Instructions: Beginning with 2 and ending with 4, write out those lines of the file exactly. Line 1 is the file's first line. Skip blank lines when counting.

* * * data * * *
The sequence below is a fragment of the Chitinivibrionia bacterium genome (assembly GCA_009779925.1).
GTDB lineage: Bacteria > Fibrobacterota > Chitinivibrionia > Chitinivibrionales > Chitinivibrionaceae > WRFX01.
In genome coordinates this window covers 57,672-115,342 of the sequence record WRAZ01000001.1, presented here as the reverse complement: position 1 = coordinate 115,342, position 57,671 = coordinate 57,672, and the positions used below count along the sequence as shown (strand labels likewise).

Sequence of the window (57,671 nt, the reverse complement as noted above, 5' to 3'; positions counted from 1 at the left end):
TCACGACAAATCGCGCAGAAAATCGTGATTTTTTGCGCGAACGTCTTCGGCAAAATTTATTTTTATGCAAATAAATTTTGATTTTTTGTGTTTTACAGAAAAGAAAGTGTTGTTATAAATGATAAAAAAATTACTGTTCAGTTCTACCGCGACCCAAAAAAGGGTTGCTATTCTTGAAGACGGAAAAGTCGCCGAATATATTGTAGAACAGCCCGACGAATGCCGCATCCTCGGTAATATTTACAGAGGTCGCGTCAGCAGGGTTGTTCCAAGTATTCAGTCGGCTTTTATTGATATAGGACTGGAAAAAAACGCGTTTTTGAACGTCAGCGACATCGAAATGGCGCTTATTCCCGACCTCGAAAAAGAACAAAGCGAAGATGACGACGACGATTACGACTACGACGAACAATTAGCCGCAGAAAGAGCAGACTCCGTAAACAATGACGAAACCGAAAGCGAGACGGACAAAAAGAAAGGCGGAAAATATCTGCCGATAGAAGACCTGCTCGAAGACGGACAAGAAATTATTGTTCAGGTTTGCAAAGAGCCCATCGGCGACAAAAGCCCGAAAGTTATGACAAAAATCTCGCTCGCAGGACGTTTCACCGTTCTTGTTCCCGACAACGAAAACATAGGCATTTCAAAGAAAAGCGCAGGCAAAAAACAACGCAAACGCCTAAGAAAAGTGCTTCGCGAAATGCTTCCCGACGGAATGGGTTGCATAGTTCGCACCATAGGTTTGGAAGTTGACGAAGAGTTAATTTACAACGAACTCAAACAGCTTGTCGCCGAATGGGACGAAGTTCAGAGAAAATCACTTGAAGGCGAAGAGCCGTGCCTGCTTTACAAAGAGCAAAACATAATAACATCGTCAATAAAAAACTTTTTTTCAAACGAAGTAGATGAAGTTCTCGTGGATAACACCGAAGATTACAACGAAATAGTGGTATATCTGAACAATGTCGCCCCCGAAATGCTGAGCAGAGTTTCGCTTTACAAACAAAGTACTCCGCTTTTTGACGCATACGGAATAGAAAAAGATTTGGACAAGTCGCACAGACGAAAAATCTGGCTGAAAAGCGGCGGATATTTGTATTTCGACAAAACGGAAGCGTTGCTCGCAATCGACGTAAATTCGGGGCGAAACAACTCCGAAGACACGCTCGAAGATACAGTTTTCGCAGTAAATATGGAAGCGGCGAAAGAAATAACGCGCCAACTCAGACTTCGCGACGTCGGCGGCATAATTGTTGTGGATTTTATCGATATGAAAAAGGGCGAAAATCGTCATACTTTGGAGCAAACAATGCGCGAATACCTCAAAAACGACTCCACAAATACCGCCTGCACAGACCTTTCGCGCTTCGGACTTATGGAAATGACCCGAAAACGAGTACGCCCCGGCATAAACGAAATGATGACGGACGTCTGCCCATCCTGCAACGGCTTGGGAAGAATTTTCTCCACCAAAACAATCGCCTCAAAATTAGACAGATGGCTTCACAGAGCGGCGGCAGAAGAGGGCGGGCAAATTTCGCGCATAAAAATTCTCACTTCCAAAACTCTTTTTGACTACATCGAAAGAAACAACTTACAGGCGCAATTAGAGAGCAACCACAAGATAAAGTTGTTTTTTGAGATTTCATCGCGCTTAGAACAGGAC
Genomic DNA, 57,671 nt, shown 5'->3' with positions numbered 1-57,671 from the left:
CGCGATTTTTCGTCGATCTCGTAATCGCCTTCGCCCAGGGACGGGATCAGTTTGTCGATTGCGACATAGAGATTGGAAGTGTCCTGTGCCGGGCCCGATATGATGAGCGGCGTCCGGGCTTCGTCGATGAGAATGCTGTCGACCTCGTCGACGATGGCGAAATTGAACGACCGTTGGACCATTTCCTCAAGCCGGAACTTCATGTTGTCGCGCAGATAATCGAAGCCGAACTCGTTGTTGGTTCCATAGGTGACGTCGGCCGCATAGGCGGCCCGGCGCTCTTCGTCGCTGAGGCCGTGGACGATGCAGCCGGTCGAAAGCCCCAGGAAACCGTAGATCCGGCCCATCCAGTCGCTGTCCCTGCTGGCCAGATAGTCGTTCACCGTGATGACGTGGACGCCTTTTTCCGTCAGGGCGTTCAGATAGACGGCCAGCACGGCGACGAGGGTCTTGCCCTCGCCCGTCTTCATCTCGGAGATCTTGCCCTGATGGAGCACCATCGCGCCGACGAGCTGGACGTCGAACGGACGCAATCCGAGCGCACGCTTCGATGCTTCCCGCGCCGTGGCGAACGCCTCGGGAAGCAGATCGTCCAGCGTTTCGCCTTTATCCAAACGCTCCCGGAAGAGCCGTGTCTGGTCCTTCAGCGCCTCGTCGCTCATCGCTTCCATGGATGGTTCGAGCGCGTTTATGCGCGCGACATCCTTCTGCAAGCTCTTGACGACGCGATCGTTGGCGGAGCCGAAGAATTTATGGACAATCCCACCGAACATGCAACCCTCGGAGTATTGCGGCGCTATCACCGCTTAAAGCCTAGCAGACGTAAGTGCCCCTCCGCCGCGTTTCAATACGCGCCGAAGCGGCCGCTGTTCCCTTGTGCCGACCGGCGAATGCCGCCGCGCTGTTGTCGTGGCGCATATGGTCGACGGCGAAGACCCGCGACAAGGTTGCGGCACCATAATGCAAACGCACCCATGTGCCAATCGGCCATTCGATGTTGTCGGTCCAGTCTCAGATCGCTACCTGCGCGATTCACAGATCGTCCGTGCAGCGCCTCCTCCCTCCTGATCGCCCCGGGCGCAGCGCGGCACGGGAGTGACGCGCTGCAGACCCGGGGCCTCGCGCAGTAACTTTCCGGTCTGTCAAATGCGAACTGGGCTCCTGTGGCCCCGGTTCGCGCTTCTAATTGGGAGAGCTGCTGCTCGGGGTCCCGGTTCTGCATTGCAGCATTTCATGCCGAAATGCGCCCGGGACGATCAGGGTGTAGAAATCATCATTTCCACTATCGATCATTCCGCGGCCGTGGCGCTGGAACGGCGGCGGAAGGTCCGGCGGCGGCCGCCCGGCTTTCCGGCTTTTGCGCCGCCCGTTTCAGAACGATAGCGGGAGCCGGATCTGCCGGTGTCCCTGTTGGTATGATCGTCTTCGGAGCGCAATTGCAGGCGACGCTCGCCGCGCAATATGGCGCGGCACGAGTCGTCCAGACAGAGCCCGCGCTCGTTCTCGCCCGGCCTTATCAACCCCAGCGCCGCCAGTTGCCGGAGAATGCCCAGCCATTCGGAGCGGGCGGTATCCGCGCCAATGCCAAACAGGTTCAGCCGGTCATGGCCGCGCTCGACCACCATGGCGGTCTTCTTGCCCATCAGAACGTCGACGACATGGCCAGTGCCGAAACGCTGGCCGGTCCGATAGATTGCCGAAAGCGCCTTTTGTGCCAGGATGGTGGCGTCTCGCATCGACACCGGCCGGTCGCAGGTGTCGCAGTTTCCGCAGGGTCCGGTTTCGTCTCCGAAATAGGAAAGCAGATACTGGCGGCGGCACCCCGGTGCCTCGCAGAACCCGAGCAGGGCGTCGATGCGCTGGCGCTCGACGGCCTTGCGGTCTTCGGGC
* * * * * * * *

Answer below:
GTDB lineage: Bacteria > Fibrobacterota > Chitinivibrionia > Chitinivibrionales > Chitinivibrionaceae > WRFX01.
In genome coordinates this window covers 57,672-115,342 of the sequence record WRAZ01000001.1, presented here as the reverse complement: position 1 = coordinate 115,342, position 57,671 = coordinate 57,672, and the positions used below count along the sequence as shown (strand labels likewise).

Sequence of the window (57,671 nt, the reverse complement as noted above, 5' to 3'; positions counted from 1 at the left end):